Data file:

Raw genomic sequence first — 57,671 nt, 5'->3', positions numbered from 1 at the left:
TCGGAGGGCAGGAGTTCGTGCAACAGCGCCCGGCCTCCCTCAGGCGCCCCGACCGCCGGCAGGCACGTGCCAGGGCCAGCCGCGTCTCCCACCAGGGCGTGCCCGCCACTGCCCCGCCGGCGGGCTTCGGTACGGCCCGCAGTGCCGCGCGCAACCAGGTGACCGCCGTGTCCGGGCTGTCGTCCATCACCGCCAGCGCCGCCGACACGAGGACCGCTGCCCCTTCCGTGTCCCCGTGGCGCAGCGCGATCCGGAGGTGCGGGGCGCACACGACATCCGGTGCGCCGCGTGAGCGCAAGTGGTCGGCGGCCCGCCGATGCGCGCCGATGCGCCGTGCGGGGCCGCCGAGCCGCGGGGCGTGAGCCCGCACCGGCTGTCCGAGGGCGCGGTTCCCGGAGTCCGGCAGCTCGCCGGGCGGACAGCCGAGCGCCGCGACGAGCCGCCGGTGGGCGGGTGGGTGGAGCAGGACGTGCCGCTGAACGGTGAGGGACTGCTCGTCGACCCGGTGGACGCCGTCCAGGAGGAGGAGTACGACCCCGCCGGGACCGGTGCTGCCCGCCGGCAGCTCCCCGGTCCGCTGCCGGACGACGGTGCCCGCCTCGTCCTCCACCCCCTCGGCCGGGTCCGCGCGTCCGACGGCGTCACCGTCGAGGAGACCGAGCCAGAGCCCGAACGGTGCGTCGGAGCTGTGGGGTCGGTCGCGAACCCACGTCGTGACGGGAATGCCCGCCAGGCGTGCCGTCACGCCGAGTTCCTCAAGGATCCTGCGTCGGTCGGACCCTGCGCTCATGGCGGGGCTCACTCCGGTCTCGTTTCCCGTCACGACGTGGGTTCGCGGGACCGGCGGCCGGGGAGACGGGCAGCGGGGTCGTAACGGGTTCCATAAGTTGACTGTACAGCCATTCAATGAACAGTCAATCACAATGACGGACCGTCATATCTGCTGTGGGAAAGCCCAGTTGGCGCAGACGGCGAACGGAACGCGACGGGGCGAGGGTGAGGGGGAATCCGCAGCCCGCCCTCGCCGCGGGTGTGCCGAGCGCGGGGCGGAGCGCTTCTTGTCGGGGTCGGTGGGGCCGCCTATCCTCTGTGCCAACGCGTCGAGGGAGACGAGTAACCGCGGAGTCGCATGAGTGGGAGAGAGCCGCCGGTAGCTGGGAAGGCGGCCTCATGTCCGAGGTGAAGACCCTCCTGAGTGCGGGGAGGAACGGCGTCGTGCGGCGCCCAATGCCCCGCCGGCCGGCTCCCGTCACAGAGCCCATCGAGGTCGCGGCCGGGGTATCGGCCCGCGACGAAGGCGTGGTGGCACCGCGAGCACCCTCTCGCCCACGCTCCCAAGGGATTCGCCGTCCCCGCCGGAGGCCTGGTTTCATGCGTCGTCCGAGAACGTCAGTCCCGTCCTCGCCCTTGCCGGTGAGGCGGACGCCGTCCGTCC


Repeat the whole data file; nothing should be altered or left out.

Raw genomic sequence first — 57,671 nt, 5'->3', positions numbered from 1 at the left:
TCGGAGGGCAGGAGTTCGTGCAACAGCGCCCGGCCTCCCTCAGGCGCCCCGACCGCCGGCAGGCACGTGCCAGGGCCAGCCGCGTCTCCCACCAGGGCGTGCCCGCCACTGCCCCGCCGGCGGGCTTCGGTACGGCCCGCAGTGCCGCGCGCAACCAGGTGACCGCCGTGTCCGGGCTGTCGTCCATCACCGCCAGCGCCGCCGACACGAGGACCGCTGCCCCTTCCGTGTCCCCGTGGCGCAGCGCGATCCGGAGGTGCGGGGCGCACACGACATCCGGTGCGCCGCGTGAGCGCAAGTGGTCGGCGGCCCGCCGATGCGCGCCGATGCGCCGTGCGGGGCCGCCGAGCCGCGGGGCGTGAGCCCGCACCGGCTGTCCGAGGGCGCGGTTCCCGGAGTCCGGCAGCTCGCCGGGCGGACAGCCGAGCGCCGCGACGAGCCGCCGGTGGGCGGGTGGGTGGAGCAGGACGTGCCGCTGAACGGTGAGGGACTGCTCGTCGACCCGGTGGACGCCGTCCAGGAGGAGGAGTACGACCCCGCCGGGACCGGTGCTGCCCGCCGGCAGCTCCCCGGTCCGCTGCCGGACGACGGTGCCCGCCTCGTCCTCCACCCCCTCGGCCGGGTCCGCGCGTCCGACGGCGTCACCGTCGAGGAGACCGAGCCAGAGCCCGAACGGTGCGTCGGAGCTGTGGGGTCGGTCGCGAACCCACGTCGTGACGGGAATGCCCGCCAGGCGTGCCGTCACGCCGAGTTCCTCAAGGATCCTGCGTCGGTCGGACCCTGCGCTCATGGCGGGGCTCACTCCGGTCTCGTTTCCCGTCACGACGTGGGTTCGCGGGACCGGCGGCCGGGGAGACGGGCAGCGGGGTCGTAACGGGTTCCATAAGTTGACTGTACAGCCATTCAATGAACAGTCAATCACAATGACGGACCGTCATATCTGCTGTGGGAAAGCCCAGTTGGCGCAGACGGCGAACGGAACGCGACGGGGCGAGGGTGAGGGGGAATCCGCAGCCCGCCCTCGCCGCGGGTGTGCCGAGCGCGGGGCGGAGCGCTTCTTGTCGGGGTCGGTGGGGCCGCCTATCCTCTGTGCCAACGCGTCGAGGGAGACGAGTAACCGCGGAGTCGCATGAGTGGGAGAGAGCCGCCGGTAGCTGGGAAGGCGGCCTCATGTCCGAGGTGAAGACCCTCCTGAGTGCGGGGAGGAACGGCGTCGTGCGGCGCCCAATGCCCCGCCGGCCGGCTCCCGTCACAGAGCCCATCGAGGTCGCGGCCGGGGTATCGGCCCGCGACGAAGGCGTGGTGGCACCGCGAGCACCCTCTCGCCCACGCTCCCAAGGGATTCGCCGTCCCCGCCGGAGGCCTGGTTTCATGCGTCGTCCGAGAACGTCAGTCCCGTCCTCGCCCTTGCCGGTGAGGCGGACGCCGTCCGTCC